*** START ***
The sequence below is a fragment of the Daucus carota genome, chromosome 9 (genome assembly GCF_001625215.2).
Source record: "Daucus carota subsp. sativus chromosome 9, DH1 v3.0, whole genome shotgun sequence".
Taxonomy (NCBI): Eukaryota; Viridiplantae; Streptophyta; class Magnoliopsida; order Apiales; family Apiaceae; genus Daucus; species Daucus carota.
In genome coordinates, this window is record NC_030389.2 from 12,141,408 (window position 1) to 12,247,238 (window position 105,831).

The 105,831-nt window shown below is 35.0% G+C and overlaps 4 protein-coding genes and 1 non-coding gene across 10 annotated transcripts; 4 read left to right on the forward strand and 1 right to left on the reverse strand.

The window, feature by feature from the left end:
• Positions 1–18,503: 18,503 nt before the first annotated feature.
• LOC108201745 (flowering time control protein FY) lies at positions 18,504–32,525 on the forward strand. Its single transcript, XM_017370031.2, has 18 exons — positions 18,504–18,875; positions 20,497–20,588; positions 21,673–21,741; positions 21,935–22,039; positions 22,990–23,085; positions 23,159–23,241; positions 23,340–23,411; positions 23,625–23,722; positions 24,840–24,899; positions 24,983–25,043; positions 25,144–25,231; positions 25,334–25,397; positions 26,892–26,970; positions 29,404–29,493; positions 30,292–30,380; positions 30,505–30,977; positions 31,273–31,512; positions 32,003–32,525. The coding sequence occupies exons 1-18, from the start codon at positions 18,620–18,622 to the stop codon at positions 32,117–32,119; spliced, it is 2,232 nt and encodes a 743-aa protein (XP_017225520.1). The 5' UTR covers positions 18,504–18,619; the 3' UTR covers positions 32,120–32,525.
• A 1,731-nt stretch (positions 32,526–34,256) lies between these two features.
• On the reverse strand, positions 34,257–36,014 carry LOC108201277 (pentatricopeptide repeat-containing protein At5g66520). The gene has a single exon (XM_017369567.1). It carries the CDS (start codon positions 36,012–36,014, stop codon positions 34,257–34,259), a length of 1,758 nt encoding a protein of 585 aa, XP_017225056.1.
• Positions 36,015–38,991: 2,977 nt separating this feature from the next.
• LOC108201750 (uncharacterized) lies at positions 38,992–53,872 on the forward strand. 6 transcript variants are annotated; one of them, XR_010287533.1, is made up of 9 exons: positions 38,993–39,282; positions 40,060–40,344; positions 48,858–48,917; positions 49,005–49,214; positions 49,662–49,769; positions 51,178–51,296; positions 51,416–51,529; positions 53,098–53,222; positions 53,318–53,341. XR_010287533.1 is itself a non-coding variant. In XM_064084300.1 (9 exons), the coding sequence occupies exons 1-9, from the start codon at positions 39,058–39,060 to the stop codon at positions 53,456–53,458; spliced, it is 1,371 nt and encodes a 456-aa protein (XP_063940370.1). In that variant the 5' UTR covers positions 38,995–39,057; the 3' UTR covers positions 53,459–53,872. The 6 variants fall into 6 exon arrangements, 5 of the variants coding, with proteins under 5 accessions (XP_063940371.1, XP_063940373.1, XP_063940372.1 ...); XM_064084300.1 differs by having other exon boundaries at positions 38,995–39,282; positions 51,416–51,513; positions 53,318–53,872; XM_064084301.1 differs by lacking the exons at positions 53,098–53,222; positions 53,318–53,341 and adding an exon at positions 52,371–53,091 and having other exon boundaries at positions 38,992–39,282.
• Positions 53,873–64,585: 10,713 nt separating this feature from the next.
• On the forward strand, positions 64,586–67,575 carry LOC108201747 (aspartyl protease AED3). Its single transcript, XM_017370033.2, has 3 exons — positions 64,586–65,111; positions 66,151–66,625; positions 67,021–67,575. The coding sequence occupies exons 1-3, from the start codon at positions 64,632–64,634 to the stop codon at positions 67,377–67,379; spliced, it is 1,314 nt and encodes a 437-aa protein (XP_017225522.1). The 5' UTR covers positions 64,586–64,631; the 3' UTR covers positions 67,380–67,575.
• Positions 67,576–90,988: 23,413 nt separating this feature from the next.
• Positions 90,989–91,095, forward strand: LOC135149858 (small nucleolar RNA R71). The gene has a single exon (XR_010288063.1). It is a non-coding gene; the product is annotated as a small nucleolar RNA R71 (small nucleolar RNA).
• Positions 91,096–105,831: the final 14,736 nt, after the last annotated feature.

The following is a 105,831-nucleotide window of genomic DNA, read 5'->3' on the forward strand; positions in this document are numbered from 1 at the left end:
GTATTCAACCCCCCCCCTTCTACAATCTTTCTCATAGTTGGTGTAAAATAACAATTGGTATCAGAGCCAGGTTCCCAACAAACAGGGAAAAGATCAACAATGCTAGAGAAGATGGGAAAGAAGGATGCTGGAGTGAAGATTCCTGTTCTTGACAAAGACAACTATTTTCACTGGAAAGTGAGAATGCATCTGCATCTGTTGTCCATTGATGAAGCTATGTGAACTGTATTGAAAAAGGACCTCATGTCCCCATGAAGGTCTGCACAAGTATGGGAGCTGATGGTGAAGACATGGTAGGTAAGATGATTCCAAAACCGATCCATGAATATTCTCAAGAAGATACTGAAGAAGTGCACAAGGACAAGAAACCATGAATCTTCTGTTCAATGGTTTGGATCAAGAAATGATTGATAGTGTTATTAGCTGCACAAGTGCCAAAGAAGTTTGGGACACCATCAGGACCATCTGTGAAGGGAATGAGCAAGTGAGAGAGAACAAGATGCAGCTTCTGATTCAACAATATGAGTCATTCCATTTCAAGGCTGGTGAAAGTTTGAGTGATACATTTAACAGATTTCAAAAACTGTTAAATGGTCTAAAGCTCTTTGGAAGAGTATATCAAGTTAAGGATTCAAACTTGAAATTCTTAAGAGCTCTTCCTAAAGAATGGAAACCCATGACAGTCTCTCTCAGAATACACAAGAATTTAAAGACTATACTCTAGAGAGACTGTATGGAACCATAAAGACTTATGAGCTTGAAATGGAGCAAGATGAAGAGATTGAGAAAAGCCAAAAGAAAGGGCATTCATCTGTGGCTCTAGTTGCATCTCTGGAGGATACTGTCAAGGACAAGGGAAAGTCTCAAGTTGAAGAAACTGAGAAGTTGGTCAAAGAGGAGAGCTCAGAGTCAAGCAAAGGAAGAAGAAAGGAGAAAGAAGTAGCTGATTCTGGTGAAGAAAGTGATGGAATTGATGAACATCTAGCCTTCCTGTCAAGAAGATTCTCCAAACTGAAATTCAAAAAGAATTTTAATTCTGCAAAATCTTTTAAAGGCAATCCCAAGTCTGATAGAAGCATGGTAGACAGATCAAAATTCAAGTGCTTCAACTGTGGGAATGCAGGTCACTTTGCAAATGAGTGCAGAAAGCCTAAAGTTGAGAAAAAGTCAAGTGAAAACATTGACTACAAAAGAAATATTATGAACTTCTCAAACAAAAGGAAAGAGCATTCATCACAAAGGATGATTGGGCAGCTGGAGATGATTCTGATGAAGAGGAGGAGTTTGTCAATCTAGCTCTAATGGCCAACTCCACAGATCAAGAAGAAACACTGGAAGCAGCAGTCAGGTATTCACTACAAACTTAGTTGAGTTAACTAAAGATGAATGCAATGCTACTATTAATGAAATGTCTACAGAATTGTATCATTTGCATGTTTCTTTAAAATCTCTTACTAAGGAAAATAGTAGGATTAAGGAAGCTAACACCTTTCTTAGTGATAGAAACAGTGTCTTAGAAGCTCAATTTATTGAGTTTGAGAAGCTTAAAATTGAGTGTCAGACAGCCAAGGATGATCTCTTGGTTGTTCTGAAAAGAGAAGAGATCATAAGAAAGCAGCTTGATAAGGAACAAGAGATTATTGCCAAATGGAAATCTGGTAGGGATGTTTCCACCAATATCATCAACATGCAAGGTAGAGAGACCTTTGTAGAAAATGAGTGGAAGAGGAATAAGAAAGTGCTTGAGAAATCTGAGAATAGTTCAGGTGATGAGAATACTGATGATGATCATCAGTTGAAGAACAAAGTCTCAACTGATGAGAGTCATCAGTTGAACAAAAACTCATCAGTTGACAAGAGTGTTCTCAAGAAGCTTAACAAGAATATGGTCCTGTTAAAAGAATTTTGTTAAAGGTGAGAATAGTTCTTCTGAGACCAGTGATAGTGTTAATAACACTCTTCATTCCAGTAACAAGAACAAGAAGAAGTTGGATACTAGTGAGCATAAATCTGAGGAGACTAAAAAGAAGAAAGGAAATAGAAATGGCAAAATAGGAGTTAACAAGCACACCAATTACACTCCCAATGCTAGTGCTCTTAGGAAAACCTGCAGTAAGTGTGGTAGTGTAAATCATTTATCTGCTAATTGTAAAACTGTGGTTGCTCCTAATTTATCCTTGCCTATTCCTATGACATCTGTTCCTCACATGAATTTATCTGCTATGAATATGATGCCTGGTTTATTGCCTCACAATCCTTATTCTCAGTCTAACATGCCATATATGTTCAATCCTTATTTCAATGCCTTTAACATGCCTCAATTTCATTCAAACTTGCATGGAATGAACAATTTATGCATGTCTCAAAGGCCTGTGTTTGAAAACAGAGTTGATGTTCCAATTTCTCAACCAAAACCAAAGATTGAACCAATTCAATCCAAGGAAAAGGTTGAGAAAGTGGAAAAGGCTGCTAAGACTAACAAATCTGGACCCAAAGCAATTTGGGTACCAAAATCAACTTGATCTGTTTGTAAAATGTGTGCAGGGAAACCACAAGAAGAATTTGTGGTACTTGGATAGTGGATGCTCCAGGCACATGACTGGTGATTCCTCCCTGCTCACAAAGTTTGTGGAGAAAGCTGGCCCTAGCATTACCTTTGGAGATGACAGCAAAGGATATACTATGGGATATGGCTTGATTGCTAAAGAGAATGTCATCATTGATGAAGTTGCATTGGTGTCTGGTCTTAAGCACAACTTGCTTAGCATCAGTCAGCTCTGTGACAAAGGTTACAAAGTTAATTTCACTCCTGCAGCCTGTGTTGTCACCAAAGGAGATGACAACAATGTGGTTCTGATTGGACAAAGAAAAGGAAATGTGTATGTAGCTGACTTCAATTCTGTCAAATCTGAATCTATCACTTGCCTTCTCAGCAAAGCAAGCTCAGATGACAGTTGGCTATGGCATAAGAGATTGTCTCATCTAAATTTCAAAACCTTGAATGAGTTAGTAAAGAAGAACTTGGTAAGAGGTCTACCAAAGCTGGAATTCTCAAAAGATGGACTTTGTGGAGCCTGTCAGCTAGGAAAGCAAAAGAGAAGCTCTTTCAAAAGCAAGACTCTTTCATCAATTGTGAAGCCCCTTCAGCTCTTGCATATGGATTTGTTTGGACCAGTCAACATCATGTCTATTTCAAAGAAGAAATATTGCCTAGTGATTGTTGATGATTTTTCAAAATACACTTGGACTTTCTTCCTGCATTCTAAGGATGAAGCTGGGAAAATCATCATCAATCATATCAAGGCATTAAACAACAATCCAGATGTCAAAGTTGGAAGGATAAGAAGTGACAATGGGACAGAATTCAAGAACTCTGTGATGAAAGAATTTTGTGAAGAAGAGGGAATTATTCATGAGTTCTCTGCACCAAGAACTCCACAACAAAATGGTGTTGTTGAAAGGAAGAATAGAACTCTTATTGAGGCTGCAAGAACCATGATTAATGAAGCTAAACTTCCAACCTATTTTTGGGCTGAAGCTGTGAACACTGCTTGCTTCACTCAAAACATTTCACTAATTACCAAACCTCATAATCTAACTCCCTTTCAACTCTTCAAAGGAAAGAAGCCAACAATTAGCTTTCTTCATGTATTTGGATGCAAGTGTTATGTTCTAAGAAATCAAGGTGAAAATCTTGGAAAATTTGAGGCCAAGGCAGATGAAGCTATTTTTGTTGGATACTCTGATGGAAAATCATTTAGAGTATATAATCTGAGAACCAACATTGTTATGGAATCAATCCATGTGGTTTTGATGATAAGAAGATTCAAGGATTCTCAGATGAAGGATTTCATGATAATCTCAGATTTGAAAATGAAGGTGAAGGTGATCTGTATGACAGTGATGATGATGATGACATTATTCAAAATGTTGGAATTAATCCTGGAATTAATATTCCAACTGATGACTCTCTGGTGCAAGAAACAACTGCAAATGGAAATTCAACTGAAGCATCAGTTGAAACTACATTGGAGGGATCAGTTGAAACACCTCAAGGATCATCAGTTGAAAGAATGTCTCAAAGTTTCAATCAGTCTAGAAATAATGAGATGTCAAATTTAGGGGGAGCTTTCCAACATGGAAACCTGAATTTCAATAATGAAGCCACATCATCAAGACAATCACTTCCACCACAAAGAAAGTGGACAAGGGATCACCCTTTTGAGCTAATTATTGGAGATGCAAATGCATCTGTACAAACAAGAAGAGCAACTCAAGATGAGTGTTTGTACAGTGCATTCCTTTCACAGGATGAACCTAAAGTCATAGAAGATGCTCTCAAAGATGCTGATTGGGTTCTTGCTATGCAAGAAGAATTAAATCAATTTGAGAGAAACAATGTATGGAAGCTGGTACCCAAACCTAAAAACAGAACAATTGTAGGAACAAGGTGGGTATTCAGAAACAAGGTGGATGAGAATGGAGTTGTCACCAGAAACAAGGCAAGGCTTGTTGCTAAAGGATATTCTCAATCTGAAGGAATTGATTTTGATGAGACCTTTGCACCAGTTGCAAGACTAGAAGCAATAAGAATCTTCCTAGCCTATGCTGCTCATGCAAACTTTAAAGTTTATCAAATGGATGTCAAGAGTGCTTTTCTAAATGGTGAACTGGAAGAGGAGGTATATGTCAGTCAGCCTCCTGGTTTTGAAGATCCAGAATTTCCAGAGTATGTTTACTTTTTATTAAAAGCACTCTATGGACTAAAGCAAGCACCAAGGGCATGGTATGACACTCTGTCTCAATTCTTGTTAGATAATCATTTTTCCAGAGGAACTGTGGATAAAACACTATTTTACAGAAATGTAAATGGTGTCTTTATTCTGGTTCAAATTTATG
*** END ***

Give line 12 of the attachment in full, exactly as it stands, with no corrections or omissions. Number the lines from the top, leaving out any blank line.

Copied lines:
• LOC108201750 (uncharacterized) lies at positions 38,992–53,872 on the forward strand. 6 transcript variants are annotated; one of them, XR_010287533.1, is made up of 9 exons: positions 38,993–39,282; positions 40,060–40,344; positions 48,858–48,917; positions 49,005–49,214; positions 49,662–49,769; positions 51,178–51,296; positions 51,416–51,529; positions 53,098–53,222; positions 53,318–53,341. XR_010287533.1 is itself a non-coding variant. In XM_064084300.1 (9 exons), the coding sequence occupies exons 1-9, from the start codon at positions 39,058–39,060 to the stop codon at positions 53,456–53,458; spliced, it is 1,371 nt and encodes a 456-aa protein (XP_063940370.1). In that variant the 5' UTR covers positions 38,995–39,057; the 3' UTR covers positions 53,459–53,872. The 6 variants fall into 6 exon arrangements, 5 of the variants coding, with proteins under 5 accessions (XP_063940371.1, XP_063940373.1, XP_063940372.1 ...); XM_064084300.1 differs by having other exon boundaries at positions 38,995–39,282; positions 51,416–51,513; positions 53,318–53,872; XM_064084301.1 differs by lacking the exons at positions 53,098–53,222; positions 53,318–53,341 and adding an exon at positions 52,371–53,091 and having other exon boundaries at positions 38,992–39,282.